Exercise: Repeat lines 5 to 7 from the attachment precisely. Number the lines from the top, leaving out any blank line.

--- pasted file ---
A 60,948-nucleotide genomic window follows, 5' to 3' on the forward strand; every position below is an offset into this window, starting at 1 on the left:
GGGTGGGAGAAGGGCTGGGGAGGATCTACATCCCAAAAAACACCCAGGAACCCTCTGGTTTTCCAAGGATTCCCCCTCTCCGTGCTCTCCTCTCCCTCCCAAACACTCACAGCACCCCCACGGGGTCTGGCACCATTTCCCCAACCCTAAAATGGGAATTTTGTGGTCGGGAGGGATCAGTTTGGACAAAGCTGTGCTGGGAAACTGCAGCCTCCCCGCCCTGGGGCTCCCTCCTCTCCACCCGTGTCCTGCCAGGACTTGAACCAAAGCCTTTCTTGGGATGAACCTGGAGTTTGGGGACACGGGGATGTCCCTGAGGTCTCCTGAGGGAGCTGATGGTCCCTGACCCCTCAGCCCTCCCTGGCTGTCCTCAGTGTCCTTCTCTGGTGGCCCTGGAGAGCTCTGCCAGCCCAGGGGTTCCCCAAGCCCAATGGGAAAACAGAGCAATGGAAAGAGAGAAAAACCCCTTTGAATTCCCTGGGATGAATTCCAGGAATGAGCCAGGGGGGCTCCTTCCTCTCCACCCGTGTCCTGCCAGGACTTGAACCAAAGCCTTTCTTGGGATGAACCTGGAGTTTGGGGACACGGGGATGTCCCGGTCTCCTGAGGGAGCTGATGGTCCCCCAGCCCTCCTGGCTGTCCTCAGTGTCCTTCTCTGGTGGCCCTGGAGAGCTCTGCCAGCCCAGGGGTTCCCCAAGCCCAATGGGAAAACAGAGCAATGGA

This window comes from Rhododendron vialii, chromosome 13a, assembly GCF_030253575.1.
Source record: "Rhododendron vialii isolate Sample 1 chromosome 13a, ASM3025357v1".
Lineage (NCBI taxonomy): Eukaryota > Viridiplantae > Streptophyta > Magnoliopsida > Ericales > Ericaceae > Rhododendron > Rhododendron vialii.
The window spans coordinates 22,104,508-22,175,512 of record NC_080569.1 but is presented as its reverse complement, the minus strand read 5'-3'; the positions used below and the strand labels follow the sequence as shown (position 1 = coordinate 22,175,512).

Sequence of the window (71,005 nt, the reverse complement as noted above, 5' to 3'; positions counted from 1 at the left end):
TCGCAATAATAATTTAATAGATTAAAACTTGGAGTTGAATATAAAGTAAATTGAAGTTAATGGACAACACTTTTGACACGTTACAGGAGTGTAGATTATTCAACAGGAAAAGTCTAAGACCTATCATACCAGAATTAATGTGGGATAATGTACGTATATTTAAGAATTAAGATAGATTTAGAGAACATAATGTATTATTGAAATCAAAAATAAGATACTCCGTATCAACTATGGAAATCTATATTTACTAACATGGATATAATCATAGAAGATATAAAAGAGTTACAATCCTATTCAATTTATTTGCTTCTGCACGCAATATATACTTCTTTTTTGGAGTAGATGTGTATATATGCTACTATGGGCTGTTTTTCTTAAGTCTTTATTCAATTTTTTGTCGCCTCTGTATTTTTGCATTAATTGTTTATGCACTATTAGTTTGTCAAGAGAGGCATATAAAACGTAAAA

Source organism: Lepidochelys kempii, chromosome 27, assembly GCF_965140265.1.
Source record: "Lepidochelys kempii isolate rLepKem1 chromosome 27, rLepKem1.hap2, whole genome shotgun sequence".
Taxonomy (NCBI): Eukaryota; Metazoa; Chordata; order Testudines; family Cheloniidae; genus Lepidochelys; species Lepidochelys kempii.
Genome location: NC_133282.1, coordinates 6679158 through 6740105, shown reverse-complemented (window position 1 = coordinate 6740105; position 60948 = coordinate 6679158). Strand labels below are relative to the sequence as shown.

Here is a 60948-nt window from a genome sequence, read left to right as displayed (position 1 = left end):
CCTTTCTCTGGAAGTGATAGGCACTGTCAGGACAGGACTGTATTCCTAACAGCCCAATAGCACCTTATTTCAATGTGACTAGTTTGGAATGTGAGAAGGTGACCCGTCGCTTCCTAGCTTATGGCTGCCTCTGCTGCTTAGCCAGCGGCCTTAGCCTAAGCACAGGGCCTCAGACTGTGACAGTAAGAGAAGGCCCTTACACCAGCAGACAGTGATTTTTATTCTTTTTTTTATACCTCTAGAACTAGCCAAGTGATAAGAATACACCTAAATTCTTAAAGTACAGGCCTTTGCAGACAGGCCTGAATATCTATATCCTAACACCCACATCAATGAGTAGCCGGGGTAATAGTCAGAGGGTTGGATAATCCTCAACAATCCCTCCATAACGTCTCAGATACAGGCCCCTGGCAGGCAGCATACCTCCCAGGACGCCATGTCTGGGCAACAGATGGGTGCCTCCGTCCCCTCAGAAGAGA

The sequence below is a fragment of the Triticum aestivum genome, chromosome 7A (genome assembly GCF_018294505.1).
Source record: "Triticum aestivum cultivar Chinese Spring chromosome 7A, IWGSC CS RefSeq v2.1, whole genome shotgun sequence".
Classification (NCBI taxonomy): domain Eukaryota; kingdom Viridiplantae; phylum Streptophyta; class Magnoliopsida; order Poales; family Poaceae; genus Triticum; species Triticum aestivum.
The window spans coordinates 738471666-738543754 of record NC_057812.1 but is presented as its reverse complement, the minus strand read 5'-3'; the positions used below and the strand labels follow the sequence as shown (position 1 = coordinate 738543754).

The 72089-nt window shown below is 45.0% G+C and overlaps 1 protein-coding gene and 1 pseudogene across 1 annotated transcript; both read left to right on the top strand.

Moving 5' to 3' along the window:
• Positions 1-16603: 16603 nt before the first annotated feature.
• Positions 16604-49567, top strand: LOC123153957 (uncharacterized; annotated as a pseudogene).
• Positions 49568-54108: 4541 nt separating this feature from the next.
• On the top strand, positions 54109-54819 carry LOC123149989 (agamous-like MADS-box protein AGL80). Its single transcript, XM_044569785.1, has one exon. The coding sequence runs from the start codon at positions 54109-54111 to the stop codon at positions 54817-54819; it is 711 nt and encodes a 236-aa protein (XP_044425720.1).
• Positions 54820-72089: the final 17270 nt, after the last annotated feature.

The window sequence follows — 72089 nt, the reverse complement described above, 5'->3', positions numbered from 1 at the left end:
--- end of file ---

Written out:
Lineage (NCBI taxonomy): Eukaryota > Viridiplantae > Streptophyta > Magnoliopsida > Ericales > Ericaceae > Rhododendron > Rhododendron vialii.
The window spans coordinates 22,104,508-22,175,512 of record NC_080569.1 but is presented as its reverse complement, the minus strand read 5'-3'; the positions used below and the strand labels follow the sequence as shown (position 1 = coordinate 22,175,512).

Sequence of the window (71,005 nt, the reverse complement as noted above, 5' to 3'; positions counted from 1 at the left end):